Indonesian Presidential candidate Gita Wirjawan is talking up the “democratic dividend”. It’s a pun on the “demographic dividend” so beloved of the foreign analysts who write hubristic reports about Indonesia’s glorious future. This particularly laughable example from McKinsey, mostly based on interviews the then Trade Minister Mr. Wirjawan and his like, pimped the wonders of Indonesia’s demographic dividend just a few months before the economy (and the rupiah) went into a nosedive.
Mr. Wirjawan appears to hope that this year’s elections will give a boost to the economy. And they almost certainly will. Last year, I made a back-of the envelope calculation of the “democratic dividend” at the household level. Everywhere I went, I asked the price of a vote in the seemingly endless loop of elections Indonesians can now participate in. Indonesians are enthusiastic democrats — turnout at the last three presidential elections averaged 82% — and they have plenty of chances to go to the polls. In any given five year cycle, these include, at a minimum, votes for:
President (usually two rounds)
National parliament (DPR)
National regional representatives (DPD)
District Head (Bupati or Mayor)
Each of these votes can be sold, generally to a number of candidates. The prices vary widely across the country, and appear to be falling as some candidates realise it is more efficient to pay off the electoral commission rather than try and bribe the great multitude of voters. Still, with the exception of one of two local compacts for money-free votes at the village level, I never heard a price lower than 30,000 rupiah (for a provincial parliamentary vote in Java). In some races, such as those for bupati in cash-rich Papua, voters can rake in up to 300,000 from each paying candidate.
Let’s leave out the village elections and any two-round elections, and assume a conservative average of 80,000 per candidate. And let’s assume that people sell their vote to at least three candidates per election. That’s 1,680,000 rupiah per person in any given election cycle, around US$ 145. Not a vast amount, perhaps, but some 187 million Indonesians will be eligible to vote this year (67 million of them for the first time).
So that’s potentially 27 BILLION US dollar’s worth over the next five years, just on vote-buying. Then there’s the T-shirts (what did people in rural Indonesia wear before this wave of democracy, I find myself trying to remember?), the buffalo feasts, the generous donations to mosques and churches; all this just in swag for voters. There’s lots of other spending too: posters and banners and paint-jobs for cars and buildings; column inches in newspapers, and operational expenses for the “TimSes” (the Success Team), payment for paens of praise by the local poet laureate, and very much else, as Ben Bland notes in this nice FT story.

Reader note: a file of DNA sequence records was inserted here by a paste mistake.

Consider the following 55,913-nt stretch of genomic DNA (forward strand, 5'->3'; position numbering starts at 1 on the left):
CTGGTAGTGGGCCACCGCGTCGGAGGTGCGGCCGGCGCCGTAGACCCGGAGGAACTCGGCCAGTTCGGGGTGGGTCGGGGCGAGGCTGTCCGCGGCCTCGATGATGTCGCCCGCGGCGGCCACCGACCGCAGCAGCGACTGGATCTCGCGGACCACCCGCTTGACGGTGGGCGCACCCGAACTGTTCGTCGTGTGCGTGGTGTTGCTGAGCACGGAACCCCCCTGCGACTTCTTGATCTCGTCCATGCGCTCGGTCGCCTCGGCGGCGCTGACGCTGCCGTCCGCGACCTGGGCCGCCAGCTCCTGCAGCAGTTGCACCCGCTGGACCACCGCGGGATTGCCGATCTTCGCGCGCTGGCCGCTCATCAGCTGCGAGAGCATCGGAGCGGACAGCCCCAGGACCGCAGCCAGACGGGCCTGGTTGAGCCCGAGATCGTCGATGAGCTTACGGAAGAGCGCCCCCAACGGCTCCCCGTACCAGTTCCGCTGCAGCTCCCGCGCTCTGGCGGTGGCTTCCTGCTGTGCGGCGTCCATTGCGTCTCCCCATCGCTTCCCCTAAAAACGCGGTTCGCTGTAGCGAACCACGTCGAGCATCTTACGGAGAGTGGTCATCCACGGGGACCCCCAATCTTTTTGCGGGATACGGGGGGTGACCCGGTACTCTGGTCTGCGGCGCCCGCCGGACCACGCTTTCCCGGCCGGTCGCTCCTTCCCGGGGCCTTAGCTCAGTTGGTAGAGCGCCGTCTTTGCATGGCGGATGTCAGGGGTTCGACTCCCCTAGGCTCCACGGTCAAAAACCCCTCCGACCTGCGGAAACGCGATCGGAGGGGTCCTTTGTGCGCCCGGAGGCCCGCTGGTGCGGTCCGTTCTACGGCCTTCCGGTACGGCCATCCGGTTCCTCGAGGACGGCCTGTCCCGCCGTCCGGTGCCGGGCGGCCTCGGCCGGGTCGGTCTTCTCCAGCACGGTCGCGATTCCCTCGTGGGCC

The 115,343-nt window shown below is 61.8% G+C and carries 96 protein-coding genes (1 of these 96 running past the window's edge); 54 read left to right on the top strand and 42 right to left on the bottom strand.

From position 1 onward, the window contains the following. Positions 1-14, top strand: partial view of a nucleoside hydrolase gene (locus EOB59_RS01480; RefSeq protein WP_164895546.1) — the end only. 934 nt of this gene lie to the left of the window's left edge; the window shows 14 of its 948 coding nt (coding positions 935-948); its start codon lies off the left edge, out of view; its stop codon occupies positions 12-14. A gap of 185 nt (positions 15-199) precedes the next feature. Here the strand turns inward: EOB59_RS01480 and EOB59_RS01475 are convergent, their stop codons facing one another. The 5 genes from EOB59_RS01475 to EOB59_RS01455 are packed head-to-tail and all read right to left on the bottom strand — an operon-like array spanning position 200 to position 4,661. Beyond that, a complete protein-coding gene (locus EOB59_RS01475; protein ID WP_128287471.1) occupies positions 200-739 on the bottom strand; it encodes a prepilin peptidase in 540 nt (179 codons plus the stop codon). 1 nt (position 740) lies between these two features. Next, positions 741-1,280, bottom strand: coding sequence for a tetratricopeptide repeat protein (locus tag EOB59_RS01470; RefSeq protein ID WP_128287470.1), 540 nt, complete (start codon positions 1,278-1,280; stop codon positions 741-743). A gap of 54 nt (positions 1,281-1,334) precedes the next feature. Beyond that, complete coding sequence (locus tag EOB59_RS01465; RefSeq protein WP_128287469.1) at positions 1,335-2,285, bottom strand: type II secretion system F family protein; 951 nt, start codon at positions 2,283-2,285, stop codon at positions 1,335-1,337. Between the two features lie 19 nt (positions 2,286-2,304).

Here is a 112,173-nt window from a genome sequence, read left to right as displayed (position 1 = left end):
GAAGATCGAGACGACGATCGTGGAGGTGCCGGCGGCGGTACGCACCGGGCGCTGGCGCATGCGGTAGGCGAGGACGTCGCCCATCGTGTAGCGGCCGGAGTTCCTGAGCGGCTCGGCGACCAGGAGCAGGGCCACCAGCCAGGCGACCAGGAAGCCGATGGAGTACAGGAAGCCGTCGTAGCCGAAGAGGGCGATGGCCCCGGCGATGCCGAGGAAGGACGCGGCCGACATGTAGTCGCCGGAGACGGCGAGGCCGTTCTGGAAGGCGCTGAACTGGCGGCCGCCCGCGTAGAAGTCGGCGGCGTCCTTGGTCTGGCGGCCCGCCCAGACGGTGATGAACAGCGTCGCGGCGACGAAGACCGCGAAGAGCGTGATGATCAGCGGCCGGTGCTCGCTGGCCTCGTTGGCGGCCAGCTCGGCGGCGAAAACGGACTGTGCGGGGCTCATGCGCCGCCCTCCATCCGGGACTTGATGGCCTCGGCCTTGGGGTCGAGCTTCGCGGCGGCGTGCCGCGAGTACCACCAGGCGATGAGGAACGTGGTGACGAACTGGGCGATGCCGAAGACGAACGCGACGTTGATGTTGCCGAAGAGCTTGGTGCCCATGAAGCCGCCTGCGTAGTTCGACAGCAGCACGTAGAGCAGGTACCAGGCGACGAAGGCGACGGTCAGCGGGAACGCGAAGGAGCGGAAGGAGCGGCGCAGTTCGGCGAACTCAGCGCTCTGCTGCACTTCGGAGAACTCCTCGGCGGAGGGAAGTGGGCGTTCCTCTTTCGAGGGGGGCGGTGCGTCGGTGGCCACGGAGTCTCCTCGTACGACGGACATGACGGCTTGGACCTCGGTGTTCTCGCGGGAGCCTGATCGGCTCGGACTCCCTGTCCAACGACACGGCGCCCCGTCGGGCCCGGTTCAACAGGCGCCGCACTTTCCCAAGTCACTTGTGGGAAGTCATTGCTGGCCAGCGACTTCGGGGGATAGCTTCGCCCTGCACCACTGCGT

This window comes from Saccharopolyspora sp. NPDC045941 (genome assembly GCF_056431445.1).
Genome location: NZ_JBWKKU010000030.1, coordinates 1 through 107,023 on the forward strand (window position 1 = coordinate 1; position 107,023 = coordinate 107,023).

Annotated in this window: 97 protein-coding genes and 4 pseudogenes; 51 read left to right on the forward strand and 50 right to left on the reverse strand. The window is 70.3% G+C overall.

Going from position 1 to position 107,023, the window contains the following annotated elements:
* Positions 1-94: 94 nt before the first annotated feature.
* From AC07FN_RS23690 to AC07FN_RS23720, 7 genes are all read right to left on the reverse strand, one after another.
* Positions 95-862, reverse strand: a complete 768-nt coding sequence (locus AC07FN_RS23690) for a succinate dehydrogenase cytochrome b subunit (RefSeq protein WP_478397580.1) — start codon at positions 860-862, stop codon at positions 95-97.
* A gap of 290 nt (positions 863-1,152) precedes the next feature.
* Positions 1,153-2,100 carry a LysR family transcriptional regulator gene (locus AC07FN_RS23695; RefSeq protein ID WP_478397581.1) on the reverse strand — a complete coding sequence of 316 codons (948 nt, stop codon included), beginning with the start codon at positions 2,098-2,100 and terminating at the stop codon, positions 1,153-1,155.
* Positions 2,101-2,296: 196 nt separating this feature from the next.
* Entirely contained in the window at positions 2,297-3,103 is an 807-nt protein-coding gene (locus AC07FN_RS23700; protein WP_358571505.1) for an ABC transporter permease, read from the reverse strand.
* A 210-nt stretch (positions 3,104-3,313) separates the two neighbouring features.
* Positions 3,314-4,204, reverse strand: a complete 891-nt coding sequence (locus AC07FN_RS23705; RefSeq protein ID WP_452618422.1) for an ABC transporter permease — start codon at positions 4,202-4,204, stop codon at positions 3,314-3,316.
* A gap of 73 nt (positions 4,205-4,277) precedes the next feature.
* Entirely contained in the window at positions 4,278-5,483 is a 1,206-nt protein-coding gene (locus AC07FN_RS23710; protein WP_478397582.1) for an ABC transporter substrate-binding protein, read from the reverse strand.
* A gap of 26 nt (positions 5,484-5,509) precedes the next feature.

In a much more rigorous analysis than mine, Michael Buehler looked at the Indonesian money supply in years of national elections (2004 and 2009) and compared notes in circulation and bank outflows in the three months before election date with the same measures in non-election years. He found that withdrawals from banks increased three-fold in the three months before the 2009 election, while there was a measurable spike in 100,000 rupiah notes in circulation. In 2004, it was 50,000 rupiah notes that saw the big spike, suggesting that whatever can be bought with a single crisp bill became more expensive between the two elections.
Where is all this money coming from? Well, a lot comes from the personal coffers of the richer candidates, people like Golkar chair Aburizal Bakrie. Redistributing their savings into the pockets of farmers and small-scale entrepreneurs who might put their “democratic dividend” to productive use may be no bad thing. But less well-off candidates borrow against the future: the hope is that they win, and then control access to jobs, projects, political favours and cash which can be used to pay back their donors. But only one candidate can win. The rest are often saddled with huge debts. I met one former candidate in central Java who had failed to get elected to the district parliament for the PDIP party, but who was bankrupted in the attempt. “Our party rules don’t even allow vote-buying,” he said. “But when all the other candidates are doing it, what else can you do?” He now works pumping gas in the local petrol station.
As a former Minister of Trade (and former head of JP Morgan bank in Indonesia), Gita Wirjawan must understand the implications of this trickle-down-corruption better than most. The “democratic dividend” comes at a price,.